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SimplyScripts Screenwriting Discussion Board  /  Comedy Scripts  /  Tina Darling
Posted by: Don, May 2nd, 2011, 5:32pm
Tina Darling by Cindy L. Keller - Comedy - A novelty sales rep loses her job after learning of her nettlesome mother's plans for a two week visit. Her fight to get her job back leads her down a path to the discovery of love and acceptance for her mother. 114 pages

contest: Quarter finalist at Page - pdf, format

Writer interested in feedback on this work

Posted by: Electric Dreamer, May 3rd, 2011, 10:35am; Reply: 1
Hey Cindy,

Is this a new draft that's getting it's own thread or a re-post of an earlier incarnation?

Posted by: CindyLKeller, May 4th, 2011, 9:24am; Reply: 2
Hi Brett,

Yes, this is a new draft. I've cleaned it up quite a bit, but I opened it the other day and still found some typos. Rrrrr...
What I write with doesn't have a spell checker.

I managed to iron out a lot of the wrinkles in the story in this draft.
Posted by: Electric Dreamer, May 4th, 2011, 11:43am; Reply: 3
Hello Cindy,

I went looking for my previous draft notes on the old thread.
I couldn't find them, has the thread been deleted?

This is the third pass at this script for me, and I see improvements.
I read through the first 35 pages today and will continue as work allows.
I don't know exactly what you did, but Brown and James feel less alike.
Perhaps you intro'd the thugs sooner and that's a big distinction.
I'd like more comradery between Tina and Gina. I see them as bosom buddies.
It still feels odd to me James isn't seen until act two.
A $50 bonus for five years of service seems awfully cheap.
Overall though, this does feel tighter, pity I can't review my old notes.

You mentioned a lack of a spell checker, I found some typos for you:

p. 1 fumbles blindly the clock
p. 24 Tina: It's fr from my boss
p. 31 Doctor line has errant apostrophe.

Hope this helps, looking forward to continuing the new draft.

Posted by: Electric Dreamer, May 5th, 2011, 12:05pm; Reply: 4

Read pages 35 - 70 this morning.
I feel like there's not a whole lot going on in the mid section.
Get into a scene as late as you can and get out as soon as you can.
It feels like most of the scenes go on for a beat or two too long.

It seems too easy for Tina to get her job back.
I just realized that Tina's hubby and boss share the same moniker.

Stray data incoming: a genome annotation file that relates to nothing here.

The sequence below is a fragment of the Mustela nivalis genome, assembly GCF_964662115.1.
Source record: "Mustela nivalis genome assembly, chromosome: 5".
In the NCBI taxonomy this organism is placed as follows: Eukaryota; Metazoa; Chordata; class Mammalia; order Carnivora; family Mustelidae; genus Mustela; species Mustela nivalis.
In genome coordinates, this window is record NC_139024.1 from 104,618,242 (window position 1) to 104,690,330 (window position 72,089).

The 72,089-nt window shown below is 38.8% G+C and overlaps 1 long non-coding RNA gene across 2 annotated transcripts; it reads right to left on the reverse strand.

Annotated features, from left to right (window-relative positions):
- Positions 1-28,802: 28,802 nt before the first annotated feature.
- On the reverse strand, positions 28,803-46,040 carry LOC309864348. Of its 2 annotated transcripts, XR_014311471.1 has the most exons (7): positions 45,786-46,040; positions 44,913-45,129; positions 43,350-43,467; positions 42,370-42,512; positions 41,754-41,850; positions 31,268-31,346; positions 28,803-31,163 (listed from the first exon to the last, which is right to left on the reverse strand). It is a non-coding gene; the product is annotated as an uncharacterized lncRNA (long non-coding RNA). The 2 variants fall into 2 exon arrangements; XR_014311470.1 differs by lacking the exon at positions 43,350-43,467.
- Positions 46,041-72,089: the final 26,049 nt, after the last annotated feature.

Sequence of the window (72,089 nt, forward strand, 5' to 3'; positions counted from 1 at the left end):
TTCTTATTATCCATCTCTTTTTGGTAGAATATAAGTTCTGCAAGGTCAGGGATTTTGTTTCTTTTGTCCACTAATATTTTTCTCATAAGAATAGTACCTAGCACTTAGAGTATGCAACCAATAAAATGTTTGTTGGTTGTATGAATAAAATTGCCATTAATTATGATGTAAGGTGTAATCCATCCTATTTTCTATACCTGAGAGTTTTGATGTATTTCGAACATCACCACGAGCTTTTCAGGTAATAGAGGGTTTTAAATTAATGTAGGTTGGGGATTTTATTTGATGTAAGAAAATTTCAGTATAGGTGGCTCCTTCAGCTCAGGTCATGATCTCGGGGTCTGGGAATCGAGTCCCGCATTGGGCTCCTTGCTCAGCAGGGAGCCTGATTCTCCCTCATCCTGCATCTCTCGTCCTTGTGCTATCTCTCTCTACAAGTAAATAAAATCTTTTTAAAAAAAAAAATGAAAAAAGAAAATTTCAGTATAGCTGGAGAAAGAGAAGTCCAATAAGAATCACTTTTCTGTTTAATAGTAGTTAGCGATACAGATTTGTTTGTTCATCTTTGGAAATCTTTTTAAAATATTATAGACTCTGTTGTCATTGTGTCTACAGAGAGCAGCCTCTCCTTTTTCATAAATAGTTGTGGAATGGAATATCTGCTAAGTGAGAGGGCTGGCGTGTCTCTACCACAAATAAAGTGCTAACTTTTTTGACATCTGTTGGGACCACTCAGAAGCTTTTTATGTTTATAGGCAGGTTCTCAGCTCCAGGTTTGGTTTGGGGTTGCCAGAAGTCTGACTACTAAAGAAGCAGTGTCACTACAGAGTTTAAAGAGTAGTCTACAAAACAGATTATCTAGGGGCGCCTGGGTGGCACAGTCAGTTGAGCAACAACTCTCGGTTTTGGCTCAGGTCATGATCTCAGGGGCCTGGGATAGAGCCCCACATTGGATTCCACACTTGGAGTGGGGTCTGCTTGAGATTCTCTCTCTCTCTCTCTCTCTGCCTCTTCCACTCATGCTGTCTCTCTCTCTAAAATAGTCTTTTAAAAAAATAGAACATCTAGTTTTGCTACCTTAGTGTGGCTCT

You may want to change that, and speaking of James.
He's virtually absent in the second act as well.
I think if we saw more of Tina's home life, we might get to know her better.

I like bringing the novelty toys more into the story, I want more of that.
It feels odd we don't revisit the mother, since we start off with her.
You intro the mother visit dilemma early, but it hasn't materialized yet.
There's got to be a way to ratchet up the stakes for Tina in the middle here.

Hope this helps, I'll try to wrap this up in the morning.
Good on you for sticking with this and getting those rewrites done.

Posted by: Electric Dreamer, May 6th, 2011, 10:19am; Reply: 5
Hey Cindy,

Finished the script this morning.
Overall, I like this better than the previous draft.
It felt like it had more of an ending, though I still want more.
It nags at me that the husband and mother never figure into anything.
We set them up in the beginning, but rarely come back to them.
And neither character adds to the plot, they feel like after thoughts.

This draft feels longer, I seem to recall earlier versions in the 90s.
I feel like there's extraneous action description throughout the script.
Putting on off coats, getting in cars, described in detail, etc.
There are actions that can be implied by what you write.
If we cut to someone starting up a car and everyone's already in it, we know the rest.
I've struggled against this problem in the past.

I really like the screwball feel of Tina, but I want to know more.
I'd love to see some high school high jinks with Tina and Gina.
If we're not going to bring the husband in more, let's up the girl power.
I feel like a relationship component is missing to enhance the story.
Tina is a ray of sunshine and I look forward to seeing where you take her.

Thanks for sharing this latest draft.

Posted by: CindyLKeller, May 6th, 2011, 2:55pm; Reply: 6
Hi Brett,

I waited until you finished with the script to answer your posts.

You said you thought it was too easy for Tina to get her job back.

Well, it was awhile, but it wasn't until after she went to see Mr. Brown. He thought she would make the perfect one to blame when the money came up missing.

You also said it didn't seem to be enough going on in the second act.

Did you mean with pranks like with the rat and fishing pole?

Why I ask that is because she loses her job, has trouble at the beauty shop as well as the store, gets her job back, spies on their boss, breaks into another office, gets hypnotized, gets caught trying to break into a house, and gets kidnapped.

I agree it would be a good idea to show more of Tina at home.
Maybe I'll do a little more.

I didn't want to use the mother again until the end so that Tina would learn after all the trouble she went through, her mother isn't really all that bad.

Thank you for the read,
Posted by: Electric Dreamer, May 6th, 2011, 4:00pm; Reply: 7